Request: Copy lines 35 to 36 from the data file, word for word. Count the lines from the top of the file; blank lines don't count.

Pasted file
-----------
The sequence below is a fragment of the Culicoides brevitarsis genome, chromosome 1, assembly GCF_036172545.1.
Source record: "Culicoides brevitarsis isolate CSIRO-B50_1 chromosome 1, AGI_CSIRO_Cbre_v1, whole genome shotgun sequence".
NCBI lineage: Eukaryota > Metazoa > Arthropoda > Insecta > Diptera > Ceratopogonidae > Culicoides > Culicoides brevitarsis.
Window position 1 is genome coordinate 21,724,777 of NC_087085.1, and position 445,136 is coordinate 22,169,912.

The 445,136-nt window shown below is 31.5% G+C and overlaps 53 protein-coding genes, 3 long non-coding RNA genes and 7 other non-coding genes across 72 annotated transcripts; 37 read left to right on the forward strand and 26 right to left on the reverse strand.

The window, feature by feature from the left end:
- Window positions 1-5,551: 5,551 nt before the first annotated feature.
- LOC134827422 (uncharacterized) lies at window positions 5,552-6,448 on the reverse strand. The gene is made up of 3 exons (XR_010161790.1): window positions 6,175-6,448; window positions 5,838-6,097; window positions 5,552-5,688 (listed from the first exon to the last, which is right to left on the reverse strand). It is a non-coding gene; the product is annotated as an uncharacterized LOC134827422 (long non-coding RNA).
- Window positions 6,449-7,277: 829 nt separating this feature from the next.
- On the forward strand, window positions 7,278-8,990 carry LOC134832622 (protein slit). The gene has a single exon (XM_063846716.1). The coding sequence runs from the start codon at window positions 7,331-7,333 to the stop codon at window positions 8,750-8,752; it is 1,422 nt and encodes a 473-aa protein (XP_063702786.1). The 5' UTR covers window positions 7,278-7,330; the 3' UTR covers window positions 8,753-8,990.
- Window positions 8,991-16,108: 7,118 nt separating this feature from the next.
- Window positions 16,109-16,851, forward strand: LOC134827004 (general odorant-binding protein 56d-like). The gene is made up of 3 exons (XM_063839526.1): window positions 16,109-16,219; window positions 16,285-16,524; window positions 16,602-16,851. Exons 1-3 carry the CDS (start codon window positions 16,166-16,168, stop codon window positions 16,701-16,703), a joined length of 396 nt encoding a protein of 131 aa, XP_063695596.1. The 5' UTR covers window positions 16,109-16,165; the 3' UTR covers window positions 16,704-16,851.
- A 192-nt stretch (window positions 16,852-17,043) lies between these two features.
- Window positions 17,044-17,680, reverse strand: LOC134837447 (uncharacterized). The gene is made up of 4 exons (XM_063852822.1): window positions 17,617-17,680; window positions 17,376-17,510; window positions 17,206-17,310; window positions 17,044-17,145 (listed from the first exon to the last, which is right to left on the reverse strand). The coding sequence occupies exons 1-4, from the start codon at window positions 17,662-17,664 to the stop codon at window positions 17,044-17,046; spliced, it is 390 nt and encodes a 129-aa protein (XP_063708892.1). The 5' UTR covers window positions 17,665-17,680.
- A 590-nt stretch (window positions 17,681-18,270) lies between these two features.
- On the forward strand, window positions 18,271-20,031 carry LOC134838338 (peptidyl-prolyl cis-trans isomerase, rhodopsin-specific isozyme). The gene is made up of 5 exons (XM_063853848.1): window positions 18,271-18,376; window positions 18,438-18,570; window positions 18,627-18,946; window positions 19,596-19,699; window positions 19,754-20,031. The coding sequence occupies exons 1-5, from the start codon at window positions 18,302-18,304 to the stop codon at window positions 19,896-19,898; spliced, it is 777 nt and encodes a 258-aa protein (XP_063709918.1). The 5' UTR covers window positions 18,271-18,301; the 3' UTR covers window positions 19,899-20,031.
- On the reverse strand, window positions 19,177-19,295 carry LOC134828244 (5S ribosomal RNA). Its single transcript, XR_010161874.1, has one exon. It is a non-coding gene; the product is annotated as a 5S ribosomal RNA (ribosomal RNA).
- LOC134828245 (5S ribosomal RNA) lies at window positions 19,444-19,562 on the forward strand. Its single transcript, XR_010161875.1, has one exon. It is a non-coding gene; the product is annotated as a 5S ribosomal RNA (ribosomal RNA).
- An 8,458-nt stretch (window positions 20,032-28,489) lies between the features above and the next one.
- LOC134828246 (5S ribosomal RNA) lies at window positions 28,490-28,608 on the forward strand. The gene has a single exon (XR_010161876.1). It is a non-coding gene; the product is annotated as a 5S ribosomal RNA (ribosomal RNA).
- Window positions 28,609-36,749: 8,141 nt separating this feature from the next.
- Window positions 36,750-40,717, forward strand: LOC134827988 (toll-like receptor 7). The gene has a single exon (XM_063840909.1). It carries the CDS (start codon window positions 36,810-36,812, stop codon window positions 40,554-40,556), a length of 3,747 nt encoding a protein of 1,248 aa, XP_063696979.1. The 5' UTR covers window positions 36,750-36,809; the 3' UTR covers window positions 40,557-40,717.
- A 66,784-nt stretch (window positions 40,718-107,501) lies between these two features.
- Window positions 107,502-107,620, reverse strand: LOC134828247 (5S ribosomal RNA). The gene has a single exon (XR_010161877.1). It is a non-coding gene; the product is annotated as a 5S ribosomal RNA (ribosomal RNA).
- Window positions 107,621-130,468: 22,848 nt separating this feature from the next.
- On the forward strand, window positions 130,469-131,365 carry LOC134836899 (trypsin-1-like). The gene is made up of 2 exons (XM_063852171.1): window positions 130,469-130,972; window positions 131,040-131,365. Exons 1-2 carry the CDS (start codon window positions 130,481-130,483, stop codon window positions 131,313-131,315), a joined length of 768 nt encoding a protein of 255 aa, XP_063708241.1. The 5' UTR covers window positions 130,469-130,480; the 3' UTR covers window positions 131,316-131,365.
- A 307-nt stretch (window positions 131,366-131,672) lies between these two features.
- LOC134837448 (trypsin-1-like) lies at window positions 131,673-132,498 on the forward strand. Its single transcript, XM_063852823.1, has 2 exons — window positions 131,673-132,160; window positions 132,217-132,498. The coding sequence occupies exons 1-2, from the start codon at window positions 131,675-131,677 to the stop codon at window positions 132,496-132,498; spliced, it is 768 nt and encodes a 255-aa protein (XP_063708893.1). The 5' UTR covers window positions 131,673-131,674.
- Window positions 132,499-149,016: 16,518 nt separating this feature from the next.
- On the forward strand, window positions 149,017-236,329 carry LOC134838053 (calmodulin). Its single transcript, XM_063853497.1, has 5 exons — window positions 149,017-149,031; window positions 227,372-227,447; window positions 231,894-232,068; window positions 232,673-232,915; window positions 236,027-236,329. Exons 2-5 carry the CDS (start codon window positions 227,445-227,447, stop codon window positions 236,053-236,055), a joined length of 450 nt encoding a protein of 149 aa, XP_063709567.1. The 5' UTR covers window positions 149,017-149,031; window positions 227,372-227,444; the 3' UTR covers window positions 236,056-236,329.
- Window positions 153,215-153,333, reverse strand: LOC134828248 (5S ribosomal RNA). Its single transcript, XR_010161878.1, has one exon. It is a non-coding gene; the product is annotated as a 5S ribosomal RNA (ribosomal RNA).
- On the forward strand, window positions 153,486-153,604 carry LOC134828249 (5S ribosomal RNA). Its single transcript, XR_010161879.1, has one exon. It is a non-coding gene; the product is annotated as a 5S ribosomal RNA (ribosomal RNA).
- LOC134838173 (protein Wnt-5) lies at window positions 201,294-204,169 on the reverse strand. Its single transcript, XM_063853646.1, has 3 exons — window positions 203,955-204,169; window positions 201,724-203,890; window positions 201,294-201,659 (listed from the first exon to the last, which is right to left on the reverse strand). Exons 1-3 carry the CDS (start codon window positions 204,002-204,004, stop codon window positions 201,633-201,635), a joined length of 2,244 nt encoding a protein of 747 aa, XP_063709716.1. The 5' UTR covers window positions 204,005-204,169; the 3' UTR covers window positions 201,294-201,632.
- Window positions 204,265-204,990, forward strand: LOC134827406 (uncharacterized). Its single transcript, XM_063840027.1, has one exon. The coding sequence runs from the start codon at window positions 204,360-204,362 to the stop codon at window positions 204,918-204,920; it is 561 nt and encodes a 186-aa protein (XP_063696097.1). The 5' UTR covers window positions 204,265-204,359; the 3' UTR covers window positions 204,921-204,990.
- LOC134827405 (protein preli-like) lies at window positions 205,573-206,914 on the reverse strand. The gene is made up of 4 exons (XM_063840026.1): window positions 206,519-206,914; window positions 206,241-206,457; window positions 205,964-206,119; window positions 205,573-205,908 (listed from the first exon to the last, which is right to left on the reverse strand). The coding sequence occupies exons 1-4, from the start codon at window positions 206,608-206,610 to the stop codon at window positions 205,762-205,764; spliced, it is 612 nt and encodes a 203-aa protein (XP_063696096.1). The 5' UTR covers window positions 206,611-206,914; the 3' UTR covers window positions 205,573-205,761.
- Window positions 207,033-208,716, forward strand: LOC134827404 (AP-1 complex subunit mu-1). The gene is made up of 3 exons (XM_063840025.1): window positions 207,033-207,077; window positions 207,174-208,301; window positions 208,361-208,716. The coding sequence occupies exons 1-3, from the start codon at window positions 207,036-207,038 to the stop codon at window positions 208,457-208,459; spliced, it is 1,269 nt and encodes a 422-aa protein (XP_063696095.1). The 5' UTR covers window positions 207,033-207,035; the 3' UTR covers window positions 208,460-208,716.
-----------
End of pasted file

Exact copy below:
- LOC134827405 (protein preli-like) lies at window positions 205,573-206,914 on the reverse strand. The gene is made up of 4 exons (XM_063840026.1): window positions 206,519-206,914; window positions 206,241-206,457; window positions 205,964-206,119; window positions 205,573-205,908 (listed from the first exon to the last, which is right to left on the reverse strand). The coding sequence occupies exons 1-4, from the start codon at window positions 206,608-206,610 to the stop codon at window positions 205,762-205,764; spliced, it is 612 nt and encodes a 203-aa protein (XP_063696096.1). The 5' UTR covers window positions 206,611-206,914; the 3' UTR covers window positions 205,573-205,761.
- Window positions 207,033-208,716, forward strand: LOC134827404 (AP-1 complex subunit mu-1). The gene is made up of 3 exons (XM_063840025.1): window positions 207,033-207,077; window positions 207,174-208,301; window positions 208,361-208,716. The coding sequence occupies exons 1-3, from the start codon at window positions 207,036-207,038 to the stop codon at window positions 208,457-208,459; spliced, it is 1,269 nt and encodes a 422-aa protein (XP_063696095.1). The 5' UTR covers window positions 207,033-207,035; the 3' UTR covers window positions 208,460-208,716.